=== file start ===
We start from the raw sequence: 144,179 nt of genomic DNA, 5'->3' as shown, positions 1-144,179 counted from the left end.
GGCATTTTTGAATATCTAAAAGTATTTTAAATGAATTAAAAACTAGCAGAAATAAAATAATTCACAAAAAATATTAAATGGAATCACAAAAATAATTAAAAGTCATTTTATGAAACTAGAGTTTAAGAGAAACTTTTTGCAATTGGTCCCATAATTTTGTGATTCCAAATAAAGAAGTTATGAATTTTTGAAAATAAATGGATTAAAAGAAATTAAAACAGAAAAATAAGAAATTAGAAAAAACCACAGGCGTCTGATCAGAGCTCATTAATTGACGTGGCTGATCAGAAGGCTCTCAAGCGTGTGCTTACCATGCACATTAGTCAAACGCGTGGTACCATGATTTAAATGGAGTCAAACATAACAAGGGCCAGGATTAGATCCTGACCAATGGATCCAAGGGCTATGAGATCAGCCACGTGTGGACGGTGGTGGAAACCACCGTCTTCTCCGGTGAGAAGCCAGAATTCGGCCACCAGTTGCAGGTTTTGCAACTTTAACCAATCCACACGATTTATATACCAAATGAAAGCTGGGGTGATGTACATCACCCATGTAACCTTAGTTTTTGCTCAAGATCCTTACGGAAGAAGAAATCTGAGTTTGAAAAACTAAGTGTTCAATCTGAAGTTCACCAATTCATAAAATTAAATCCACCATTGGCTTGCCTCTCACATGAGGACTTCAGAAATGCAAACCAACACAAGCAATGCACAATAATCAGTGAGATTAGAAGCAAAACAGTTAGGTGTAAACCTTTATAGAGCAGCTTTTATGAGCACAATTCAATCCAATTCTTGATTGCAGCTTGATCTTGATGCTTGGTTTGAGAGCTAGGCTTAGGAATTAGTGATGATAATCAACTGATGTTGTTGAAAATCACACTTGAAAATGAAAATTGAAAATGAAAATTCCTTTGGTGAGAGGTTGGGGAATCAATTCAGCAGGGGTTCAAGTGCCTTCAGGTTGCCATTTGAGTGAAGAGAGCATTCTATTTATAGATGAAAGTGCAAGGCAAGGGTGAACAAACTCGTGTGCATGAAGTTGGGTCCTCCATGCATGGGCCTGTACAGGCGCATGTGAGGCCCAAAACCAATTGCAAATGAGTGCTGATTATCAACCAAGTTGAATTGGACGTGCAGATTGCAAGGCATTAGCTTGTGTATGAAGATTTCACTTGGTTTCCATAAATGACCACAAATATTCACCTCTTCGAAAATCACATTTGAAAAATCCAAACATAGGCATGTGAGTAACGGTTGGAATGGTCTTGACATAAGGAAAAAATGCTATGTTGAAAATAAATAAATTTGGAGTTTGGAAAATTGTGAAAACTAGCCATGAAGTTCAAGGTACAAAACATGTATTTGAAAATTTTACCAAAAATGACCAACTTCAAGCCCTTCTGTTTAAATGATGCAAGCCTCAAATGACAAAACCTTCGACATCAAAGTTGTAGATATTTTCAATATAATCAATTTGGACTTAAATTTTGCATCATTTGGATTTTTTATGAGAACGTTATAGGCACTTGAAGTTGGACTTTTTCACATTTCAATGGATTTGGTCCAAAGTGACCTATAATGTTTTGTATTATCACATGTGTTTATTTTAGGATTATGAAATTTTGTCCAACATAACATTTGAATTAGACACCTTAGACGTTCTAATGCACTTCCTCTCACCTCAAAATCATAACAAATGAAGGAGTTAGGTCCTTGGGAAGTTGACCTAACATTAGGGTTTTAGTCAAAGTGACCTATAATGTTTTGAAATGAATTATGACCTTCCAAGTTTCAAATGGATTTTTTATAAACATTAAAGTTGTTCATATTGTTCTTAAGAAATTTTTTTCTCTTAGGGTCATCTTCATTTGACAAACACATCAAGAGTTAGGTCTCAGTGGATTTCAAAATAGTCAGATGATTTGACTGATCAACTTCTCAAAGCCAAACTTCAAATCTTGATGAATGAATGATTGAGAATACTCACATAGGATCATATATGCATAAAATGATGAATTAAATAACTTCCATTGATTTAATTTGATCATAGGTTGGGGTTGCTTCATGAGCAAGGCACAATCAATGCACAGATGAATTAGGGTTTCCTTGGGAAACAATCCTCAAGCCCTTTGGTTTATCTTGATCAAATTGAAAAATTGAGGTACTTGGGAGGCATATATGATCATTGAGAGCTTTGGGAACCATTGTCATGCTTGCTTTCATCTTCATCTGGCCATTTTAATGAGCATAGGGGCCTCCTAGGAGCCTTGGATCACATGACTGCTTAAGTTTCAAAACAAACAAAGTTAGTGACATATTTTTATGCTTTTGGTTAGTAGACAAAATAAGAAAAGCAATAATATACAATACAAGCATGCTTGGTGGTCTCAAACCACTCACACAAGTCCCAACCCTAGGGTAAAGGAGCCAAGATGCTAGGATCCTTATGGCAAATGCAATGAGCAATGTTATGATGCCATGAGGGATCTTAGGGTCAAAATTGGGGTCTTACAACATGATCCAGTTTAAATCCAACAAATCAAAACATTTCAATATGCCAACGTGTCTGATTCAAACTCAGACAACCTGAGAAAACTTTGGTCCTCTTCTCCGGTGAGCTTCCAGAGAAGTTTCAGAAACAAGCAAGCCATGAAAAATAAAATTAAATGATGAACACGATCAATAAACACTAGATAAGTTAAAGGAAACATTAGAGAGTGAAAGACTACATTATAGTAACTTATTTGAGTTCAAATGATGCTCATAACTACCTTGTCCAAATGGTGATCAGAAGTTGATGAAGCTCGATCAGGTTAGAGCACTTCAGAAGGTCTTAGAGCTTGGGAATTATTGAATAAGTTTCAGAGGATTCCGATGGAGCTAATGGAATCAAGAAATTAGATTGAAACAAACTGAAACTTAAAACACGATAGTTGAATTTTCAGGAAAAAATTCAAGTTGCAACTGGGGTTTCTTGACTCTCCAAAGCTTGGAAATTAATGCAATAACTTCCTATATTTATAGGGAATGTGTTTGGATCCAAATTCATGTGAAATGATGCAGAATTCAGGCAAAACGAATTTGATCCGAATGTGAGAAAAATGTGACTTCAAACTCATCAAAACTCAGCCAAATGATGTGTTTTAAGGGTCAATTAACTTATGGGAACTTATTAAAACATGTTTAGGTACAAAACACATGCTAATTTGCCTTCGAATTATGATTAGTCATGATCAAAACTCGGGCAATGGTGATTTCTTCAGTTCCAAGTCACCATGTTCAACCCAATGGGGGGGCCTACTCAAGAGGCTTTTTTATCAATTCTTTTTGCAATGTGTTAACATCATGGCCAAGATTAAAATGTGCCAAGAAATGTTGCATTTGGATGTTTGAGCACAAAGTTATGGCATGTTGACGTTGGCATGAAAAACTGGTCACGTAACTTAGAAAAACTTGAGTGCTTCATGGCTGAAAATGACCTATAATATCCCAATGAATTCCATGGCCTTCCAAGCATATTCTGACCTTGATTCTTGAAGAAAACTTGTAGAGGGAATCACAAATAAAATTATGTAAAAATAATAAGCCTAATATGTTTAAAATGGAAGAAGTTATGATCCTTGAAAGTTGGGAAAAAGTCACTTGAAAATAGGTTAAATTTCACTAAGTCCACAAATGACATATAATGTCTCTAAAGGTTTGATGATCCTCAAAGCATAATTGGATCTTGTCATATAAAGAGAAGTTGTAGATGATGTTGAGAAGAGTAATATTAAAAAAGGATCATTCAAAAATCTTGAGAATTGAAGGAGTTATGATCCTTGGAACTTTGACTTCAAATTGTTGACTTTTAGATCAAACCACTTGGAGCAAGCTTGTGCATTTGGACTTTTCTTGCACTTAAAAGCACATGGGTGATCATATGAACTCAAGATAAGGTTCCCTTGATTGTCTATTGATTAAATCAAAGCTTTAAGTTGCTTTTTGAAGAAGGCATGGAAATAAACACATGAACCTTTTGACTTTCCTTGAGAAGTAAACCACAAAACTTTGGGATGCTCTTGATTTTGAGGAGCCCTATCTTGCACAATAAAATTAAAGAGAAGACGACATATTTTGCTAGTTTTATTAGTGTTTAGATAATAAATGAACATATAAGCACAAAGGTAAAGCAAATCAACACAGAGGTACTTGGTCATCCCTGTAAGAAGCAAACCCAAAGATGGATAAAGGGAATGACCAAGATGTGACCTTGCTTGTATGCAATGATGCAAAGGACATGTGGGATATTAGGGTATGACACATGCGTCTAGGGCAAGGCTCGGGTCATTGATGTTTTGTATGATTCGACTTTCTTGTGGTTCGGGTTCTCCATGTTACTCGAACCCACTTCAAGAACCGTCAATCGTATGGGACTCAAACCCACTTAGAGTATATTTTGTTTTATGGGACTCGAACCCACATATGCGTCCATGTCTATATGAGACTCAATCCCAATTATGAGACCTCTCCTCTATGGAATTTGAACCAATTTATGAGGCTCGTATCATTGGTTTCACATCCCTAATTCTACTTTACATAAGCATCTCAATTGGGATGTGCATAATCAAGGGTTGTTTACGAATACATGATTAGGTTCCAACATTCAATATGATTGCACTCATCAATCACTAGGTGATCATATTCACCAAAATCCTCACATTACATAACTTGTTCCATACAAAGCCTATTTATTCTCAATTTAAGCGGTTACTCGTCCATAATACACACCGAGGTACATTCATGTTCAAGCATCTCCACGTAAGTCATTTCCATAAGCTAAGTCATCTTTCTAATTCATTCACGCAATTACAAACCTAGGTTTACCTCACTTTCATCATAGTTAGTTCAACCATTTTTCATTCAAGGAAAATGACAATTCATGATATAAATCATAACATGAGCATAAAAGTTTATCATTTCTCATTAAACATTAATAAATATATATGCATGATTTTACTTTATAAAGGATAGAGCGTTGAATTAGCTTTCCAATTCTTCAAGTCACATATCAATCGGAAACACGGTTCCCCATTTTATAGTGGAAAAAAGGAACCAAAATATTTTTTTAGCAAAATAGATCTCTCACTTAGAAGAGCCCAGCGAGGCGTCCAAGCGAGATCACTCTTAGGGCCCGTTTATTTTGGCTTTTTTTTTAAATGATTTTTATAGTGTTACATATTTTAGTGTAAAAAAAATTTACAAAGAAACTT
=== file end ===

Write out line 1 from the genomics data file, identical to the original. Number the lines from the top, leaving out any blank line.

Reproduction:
We start from the raw sequence: 144,179 nt of genomic DNA, 5'->3' as shown, positions 1-144,179 counted from the left end.